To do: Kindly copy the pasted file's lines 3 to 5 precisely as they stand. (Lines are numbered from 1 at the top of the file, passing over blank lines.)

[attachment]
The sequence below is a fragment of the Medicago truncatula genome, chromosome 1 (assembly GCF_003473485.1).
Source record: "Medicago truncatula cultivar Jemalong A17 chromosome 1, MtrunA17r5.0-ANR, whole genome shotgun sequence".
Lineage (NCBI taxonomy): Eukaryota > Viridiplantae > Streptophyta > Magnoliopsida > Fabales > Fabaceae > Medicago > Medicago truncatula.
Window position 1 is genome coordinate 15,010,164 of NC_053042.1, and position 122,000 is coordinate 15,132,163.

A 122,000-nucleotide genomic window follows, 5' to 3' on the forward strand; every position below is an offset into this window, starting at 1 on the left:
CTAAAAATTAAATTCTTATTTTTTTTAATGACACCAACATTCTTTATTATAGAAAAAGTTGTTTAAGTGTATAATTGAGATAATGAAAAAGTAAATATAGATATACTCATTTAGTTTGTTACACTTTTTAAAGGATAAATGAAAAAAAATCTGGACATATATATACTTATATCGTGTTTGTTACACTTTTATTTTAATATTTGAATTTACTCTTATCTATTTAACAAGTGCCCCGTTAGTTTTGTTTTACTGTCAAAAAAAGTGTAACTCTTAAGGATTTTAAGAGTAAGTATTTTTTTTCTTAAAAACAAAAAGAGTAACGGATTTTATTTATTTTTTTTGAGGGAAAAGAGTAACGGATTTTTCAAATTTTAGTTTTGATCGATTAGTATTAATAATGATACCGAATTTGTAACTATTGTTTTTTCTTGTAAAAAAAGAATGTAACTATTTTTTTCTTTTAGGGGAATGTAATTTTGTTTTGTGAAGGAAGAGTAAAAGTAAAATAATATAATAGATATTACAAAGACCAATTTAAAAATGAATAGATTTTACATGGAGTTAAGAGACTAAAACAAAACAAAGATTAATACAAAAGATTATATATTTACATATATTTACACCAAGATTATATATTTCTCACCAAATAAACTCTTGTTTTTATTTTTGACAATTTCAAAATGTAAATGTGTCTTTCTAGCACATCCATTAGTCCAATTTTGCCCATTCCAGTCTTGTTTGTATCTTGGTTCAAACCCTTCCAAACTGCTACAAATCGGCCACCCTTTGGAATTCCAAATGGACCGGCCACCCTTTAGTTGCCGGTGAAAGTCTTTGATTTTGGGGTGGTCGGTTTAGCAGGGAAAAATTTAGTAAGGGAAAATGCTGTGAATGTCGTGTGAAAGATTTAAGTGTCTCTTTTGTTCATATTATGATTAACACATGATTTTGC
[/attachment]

Lineage (NCBI taxonomy): Eukaryota > Viridiplantae > Streptophyta > Magnoliopsida > Fabales > Fabaceae > Medicago > Medicago truncatula.
Window position 1 is genome coordinate 15,010,164 of NC_053042.1, and position 122,000 is coordinate 15,132,163.

A 122,000-nucleotide genomic window follows, 5' to 3' on the forward strand; every position below is an offset into this window, starting at 1 on the left: